Impact of Training and Practice Environment on Academic Productivity of Early Career Academic Neurosurgeons

Document Type

Journal Article

Publication Date



World Neurosurgery






Academic neurosurgery; Early career; h-index; Impact; Scholarly environment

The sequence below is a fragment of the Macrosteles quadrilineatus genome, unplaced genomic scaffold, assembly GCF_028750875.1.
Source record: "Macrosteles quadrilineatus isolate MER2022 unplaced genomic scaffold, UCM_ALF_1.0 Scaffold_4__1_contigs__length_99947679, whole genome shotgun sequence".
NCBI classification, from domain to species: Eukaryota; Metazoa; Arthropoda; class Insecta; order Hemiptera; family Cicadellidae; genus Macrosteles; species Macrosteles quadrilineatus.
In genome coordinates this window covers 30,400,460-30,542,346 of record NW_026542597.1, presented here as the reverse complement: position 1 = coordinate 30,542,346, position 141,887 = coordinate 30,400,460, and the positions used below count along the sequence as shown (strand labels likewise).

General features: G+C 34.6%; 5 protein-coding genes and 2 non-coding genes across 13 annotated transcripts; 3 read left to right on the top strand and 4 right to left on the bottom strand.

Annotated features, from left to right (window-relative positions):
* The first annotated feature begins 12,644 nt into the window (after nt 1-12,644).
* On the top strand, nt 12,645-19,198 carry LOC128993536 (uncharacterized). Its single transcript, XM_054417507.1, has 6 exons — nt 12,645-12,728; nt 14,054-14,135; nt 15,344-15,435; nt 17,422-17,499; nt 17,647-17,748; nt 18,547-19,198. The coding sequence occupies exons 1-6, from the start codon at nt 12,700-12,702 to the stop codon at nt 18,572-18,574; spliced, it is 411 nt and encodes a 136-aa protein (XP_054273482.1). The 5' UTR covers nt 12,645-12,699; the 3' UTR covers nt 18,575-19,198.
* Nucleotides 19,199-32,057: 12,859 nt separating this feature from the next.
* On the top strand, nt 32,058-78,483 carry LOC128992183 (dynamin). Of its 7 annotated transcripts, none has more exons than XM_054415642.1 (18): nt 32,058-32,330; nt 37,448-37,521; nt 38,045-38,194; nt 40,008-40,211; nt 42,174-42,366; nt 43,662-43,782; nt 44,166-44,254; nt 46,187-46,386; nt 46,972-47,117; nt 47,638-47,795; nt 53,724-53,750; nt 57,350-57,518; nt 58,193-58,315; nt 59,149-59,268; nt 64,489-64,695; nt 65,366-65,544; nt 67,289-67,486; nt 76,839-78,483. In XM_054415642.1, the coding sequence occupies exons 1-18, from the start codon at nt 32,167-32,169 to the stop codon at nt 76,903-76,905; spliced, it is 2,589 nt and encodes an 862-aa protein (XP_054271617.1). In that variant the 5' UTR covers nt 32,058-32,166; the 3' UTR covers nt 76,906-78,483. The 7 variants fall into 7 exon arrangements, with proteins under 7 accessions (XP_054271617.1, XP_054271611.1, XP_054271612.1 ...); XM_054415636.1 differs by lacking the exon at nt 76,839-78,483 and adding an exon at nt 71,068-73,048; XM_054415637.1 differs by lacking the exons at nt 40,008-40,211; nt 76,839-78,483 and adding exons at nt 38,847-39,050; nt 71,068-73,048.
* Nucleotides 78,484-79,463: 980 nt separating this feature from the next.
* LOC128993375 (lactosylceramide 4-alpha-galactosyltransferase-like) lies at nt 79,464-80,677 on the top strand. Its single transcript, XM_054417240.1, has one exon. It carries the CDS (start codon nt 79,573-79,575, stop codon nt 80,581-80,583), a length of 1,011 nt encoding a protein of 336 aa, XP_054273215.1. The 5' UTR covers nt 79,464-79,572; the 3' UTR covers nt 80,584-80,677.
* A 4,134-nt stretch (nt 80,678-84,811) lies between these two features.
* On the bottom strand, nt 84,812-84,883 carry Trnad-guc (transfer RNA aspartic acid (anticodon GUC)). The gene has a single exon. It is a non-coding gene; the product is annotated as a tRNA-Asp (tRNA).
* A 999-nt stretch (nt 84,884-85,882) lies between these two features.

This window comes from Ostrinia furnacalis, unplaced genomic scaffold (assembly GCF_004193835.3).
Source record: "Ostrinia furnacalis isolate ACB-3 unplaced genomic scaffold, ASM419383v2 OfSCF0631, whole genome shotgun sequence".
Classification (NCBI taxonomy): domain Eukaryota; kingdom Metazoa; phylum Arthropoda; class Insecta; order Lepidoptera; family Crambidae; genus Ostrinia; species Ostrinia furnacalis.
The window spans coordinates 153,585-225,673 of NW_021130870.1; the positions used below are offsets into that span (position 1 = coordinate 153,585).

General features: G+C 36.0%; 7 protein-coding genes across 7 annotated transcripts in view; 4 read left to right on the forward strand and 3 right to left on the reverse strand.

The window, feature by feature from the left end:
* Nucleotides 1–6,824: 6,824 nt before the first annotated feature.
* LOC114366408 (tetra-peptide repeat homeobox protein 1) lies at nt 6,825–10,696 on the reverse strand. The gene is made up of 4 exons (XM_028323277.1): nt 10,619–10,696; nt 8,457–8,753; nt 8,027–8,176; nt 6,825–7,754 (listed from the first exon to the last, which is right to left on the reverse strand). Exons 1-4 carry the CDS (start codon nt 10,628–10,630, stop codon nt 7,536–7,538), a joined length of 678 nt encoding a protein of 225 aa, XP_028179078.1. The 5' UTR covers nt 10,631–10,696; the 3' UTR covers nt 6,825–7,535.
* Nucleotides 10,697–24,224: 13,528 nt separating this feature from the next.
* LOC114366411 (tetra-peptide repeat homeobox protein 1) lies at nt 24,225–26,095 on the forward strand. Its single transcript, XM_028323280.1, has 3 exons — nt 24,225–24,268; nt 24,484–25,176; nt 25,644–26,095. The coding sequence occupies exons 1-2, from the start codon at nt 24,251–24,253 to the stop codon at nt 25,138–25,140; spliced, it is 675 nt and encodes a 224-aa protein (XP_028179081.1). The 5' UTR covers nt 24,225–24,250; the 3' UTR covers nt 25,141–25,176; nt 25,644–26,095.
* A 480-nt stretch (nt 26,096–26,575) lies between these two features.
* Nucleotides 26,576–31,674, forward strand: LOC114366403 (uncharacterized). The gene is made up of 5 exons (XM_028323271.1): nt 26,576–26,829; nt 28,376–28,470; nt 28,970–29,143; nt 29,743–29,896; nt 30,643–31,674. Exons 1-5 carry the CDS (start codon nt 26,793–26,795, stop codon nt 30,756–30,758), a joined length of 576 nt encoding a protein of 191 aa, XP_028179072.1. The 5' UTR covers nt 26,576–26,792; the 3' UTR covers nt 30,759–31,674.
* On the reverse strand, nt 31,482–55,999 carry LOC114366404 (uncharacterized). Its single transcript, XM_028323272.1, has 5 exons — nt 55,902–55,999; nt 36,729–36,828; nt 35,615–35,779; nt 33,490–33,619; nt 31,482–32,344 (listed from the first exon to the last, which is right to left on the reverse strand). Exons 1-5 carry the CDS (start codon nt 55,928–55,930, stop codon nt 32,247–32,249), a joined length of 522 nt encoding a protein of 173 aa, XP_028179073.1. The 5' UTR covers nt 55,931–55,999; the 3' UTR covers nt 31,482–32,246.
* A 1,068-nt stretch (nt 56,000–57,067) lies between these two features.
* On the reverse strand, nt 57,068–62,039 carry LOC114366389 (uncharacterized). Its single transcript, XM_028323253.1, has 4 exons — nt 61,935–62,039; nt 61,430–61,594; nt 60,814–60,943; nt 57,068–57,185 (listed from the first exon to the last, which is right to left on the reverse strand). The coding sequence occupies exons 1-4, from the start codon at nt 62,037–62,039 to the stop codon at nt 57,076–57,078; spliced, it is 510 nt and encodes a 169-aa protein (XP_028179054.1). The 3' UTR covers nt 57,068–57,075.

Background: Factors affecting academic productivity of neurosurgeons are increasingly being studied. In the current investigation, we retrospectively reviewed a cohort of early career neurosurgeons to determine if their medical education, residency training, or academic employer had the most influence on a young academician's productivity. Methods: We studied early career neurosurgeons who completed residency in U.S.-based neurosurgical training programs between 2010 and 2014. The ranking of an individual subject's medical school, residency, and current academic employer were analyzed for correlation with his or her current h-index. Results: The neurosurgeons with the highest h-indexes are more likely to have attended elite medical schools, have trained in high-ranking residency programs, and work for prestigious university departments (P < 0.0001). Furthermore, we identified a positive correlation between the subjects’ academic productivity and the ranking of all the institutions throughout their medical education, training, and current employment. The strongest correlation was with the rank of their residency program (ρ = 0.52). Conclusions: There is a correlation between the early career academic neurosurgeons’ h-indexes and the ranking of all the institutions throughout their education, training, and current employment, but the strongest correlation was with the academic productivity of their residency program.